Coming to the appointment early or on time reduces the stress you may already be feeling because of the check-up. Being on time also shows that you respect the doctor’s time, as well as the other patients’ who may have more pressing medical concerns than you.

If you do not feel confident about communicating in English or French, you can bring a friend or a family member with you. A patient advocate is “a person you choose to support you or act on your behalf. He or she will talk to members of your healthcare team, such as your family doctor or nurse” (Manitoba Institute for Patient Safety).

During the appointment, share your information

Don’t be ashamed to tell the doctor what you are experiencing. Chances are your doctor has heard it before. Withholding embarrassing symptoms is not a good idea. It can be an important factor in knowing what is wrong with your health.

The Manitoba Institute of Patient Safety’s (MIPS) “It’s safe to ask” program prescribes asking the following questions:

  • What is my health problem?
  • What do I need to do?
  • Why do I need to do this?

Communicate It’s Safe to Ask (MIPS):

Always ask questions and take down notes

Note important terms, directions, or instructions from the doctor. Write them down so you don’t forget. You may have to refer to your notes if there are detailed instructions about taking medications or schedule of treatment.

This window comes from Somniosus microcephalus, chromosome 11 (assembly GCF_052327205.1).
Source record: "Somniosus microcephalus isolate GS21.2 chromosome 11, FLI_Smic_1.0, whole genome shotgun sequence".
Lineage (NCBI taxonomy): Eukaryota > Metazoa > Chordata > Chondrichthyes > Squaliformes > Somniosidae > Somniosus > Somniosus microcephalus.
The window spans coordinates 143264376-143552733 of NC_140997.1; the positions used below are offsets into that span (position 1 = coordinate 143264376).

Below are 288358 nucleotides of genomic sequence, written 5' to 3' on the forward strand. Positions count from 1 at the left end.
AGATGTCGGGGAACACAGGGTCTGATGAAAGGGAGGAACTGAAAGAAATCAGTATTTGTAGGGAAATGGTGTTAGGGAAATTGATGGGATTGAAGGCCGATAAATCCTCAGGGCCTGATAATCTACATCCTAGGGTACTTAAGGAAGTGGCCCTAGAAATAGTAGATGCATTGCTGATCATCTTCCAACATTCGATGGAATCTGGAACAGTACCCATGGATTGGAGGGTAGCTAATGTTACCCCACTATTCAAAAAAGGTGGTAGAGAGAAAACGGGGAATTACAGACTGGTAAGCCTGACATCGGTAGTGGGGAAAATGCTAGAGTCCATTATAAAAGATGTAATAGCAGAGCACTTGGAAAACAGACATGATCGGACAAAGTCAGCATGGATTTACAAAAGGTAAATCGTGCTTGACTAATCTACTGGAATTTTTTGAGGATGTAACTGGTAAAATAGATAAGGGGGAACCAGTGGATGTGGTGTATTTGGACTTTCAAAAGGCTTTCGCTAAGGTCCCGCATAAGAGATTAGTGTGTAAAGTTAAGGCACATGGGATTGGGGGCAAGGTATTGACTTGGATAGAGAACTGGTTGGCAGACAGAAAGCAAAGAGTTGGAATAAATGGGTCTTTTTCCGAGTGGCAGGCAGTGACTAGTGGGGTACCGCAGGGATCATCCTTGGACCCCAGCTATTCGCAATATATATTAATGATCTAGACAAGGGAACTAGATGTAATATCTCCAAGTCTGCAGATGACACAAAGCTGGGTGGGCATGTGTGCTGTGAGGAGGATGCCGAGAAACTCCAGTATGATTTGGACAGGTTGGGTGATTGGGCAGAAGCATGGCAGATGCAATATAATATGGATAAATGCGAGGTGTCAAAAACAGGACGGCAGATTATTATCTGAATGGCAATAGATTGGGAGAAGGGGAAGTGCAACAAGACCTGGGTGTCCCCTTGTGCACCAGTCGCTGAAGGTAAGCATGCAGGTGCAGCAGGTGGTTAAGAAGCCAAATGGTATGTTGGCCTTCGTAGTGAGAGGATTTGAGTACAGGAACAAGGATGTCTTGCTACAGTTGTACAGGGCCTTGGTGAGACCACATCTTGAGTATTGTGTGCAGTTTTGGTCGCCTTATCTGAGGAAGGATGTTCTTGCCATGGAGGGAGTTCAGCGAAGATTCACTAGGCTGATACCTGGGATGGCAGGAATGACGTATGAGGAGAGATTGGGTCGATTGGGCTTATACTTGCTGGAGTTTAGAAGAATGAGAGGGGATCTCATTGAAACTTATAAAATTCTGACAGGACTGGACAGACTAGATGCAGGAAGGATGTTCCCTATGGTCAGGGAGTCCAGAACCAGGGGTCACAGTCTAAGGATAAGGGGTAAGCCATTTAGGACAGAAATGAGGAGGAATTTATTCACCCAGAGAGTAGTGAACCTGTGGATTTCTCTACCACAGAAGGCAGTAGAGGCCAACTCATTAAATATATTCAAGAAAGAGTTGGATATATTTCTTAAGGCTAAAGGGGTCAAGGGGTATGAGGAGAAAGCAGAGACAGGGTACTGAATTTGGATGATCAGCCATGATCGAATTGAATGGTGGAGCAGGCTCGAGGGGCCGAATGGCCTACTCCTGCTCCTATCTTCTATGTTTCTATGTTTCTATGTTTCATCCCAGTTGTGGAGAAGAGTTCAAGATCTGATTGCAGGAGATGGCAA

Ask your doctor to explain if you didn’t understand. It’s okay to say “Please explain,” or “Please speak slowly, I didn’t understand what you said” if the doctor is speaking too fast or saying too many medical terms. You can also ask if they have interpreter services if you don’t have an advocate with you.

Don’t leave the doctor’s office until you are clear about what you need to do, or why you need to do a treatment or take certain medications.

Know when and how to follow-up

Before you leave, be sure to know if it is okay to call or email if you have questions. Ask for the appropriate contact numbers or email addresses. If the doctor says that you will need a follow-up check up, schedule this with his/her assistant while you are there.

Important reminders:

  • Always bring your Manitoba Health Card.
  • If you have supplementary health insurance, also bring your card (or any proof), just in case you need treatment outside of those provided by Manitoba Health.
  • Fill out the patient information form accurately and as completely as possible. Information that you put here are also considered by the doctor when formulating a diagnosis and prescribing medicines.
  • Know your rights and responsibilities as a patient.

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Community Resources

The Manitoba Institute for Patient Safety website has tips, information and resources on patient literacy and safety. It also has the “It’s Safe to Ask” program. This is an initiative to improve health literacy in Manitoba. You can access their S.A.F.E. Toolkit for other tips and information to help you become more involved with your healthcare.

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Quiz

Select the correct synonym for each bolded word in the sentences below.